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New Department of Labor Regulations impact overtime in California

California employees are protected by both California and federal law. The general rule for wage laws is that whichever law provides the most protection to the employee is applicable. In California, very frequently, this is California law. However, this is not always the case.

Effective December 1, 2016, the federal Department of Labor enabled a new set of regulations dealing with overtime. While the regulations cover a variety of topics, a key issue was the raising of the minimum salary level. Effective December 1, 2016, the salary level is $913/week or $47,476 per year. If you make less than that, then you cannot be exempt under the federal executive, administrative, or professional exemptions -- though you could still be exempt under other exemptions, such as the "outside sales exemption."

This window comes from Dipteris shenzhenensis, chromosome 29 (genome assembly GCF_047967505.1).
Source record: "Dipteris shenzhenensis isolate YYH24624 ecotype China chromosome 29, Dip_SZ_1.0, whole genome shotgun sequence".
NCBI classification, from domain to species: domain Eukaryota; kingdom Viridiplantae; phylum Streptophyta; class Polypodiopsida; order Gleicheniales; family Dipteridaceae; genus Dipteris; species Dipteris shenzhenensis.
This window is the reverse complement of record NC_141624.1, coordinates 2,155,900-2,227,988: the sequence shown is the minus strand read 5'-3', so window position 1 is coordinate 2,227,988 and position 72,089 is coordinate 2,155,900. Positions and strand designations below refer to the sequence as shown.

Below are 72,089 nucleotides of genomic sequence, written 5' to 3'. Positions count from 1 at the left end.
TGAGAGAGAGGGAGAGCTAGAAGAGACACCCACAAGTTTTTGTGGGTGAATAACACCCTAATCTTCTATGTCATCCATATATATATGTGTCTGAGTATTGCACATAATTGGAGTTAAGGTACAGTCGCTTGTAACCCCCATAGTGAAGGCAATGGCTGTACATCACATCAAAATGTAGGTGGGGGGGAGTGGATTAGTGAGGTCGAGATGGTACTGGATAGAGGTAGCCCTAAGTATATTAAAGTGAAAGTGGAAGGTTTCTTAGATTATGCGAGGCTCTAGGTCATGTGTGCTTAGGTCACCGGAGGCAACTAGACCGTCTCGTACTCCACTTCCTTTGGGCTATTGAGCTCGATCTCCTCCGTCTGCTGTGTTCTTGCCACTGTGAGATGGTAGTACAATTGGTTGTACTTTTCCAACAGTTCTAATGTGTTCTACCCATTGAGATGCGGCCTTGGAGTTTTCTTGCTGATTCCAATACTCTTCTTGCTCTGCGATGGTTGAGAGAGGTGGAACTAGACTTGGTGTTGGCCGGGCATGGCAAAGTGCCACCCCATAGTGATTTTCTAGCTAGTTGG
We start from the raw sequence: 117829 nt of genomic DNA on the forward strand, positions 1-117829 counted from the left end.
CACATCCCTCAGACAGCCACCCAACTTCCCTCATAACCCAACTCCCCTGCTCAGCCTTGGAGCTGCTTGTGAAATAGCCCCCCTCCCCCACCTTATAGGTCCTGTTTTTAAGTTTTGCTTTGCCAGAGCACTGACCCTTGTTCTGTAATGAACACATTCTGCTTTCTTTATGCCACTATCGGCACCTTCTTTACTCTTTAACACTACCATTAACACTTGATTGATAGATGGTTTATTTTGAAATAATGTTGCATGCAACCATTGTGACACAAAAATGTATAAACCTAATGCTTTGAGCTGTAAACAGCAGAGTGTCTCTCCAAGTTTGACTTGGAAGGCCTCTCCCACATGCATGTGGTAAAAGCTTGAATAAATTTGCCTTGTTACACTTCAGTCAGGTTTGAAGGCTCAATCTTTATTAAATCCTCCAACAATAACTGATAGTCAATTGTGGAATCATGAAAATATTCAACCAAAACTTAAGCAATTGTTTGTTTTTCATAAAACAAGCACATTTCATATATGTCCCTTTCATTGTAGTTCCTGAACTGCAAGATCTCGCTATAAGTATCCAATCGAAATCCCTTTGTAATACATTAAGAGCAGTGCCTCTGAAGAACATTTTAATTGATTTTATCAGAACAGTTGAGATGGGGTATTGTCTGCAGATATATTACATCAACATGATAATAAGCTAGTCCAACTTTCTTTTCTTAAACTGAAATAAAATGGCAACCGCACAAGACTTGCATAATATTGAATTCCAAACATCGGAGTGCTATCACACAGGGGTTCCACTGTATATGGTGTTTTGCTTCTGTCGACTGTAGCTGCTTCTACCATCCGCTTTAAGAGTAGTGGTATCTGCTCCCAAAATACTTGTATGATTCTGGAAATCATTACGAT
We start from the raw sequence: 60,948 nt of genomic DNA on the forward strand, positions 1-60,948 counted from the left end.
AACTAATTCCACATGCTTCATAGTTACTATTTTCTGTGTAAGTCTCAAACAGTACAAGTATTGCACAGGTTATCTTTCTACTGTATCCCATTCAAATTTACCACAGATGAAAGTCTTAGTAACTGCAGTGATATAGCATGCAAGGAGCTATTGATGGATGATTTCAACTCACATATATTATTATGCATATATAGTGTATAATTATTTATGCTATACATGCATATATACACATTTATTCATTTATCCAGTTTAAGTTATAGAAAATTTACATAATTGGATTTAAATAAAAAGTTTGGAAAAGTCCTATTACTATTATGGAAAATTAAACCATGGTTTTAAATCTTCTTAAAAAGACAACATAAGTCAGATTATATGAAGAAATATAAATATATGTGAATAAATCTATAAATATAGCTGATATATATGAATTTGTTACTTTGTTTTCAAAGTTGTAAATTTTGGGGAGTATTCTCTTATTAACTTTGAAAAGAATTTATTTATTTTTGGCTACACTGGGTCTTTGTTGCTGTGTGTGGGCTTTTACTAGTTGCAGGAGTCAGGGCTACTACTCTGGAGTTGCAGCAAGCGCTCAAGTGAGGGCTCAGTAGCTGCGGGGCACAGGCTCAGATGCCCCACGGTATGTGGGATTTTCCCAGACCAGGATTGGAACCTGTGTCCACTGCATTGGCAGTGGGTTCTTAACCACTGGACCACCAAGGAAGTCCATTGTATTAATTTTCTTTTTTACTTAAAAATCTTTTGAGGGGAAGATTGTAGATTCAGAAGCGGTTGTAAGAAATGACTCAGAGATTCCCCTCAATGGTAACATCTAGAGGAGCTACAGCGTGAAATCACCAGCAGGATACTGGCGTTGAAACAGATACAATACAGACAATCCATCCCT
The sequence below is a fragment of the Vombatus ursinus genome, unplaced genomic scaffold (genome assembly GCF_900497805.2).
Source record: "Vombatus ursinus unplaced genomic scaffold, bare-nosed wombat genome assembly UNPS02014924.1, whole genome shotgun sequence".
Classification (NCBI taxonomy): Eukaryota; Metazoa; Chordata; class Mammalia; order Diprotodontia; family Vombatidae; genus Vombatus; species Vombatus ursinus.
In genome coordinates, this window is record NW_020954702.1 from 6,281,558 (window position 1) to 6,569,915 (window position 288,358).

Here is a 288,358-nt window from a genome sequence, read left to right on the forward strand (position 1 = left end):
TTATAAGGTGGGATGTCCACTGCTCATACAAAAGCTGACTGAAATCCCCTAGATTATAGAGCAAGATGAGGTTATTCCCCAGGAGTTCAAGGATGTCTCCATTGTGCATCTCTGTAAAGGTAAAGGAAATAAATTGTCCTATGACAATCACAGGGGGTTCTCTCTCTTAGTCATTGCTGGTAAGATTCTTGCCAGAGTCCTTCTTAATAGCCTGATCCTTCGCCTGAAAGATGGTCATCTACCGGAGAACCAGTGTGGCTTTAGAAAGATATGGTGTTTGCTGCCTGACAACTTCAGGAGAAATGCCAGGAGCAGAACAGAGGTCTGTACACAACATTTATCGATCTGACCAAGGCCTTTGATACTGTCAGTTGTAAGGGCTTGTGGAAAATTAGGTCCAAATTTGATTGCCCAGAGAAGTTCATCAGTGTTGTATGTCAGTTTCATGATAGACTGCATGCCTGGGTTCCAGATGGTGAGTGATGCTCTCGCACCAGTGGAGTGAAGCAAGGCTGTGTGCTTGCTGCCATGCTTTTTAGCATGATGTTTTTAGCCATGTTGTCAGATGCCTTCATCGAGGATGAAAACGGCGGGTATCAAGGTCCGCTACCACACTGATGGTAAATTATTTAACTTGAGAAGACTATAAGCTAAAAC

As of December 16, 2106, there is active litigation between the federal Department of Labor and several of the states regarding whether the Department of Labor has authority to set a salary level for exemptions. You can read a brief description of the litigation from the Department of Labor.

Although the Department of Labor lost on the issue in a district court in Texas, that holding is (1) not binding on private workers in California and (2) has already been appealed.

While the final status of the law has yet to be determined, the current regulations, as applied to workers in California, are that you must make a salary of $913/week in order to be exempt under the executive, administrative, or professional exemptions under federal law.

This article is dated December 16, 2016. This area of the law is not settled and you should not rely on these statements as the current state of the law.


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December 2016: New federal regulations for overtime create confusing issues for California workers
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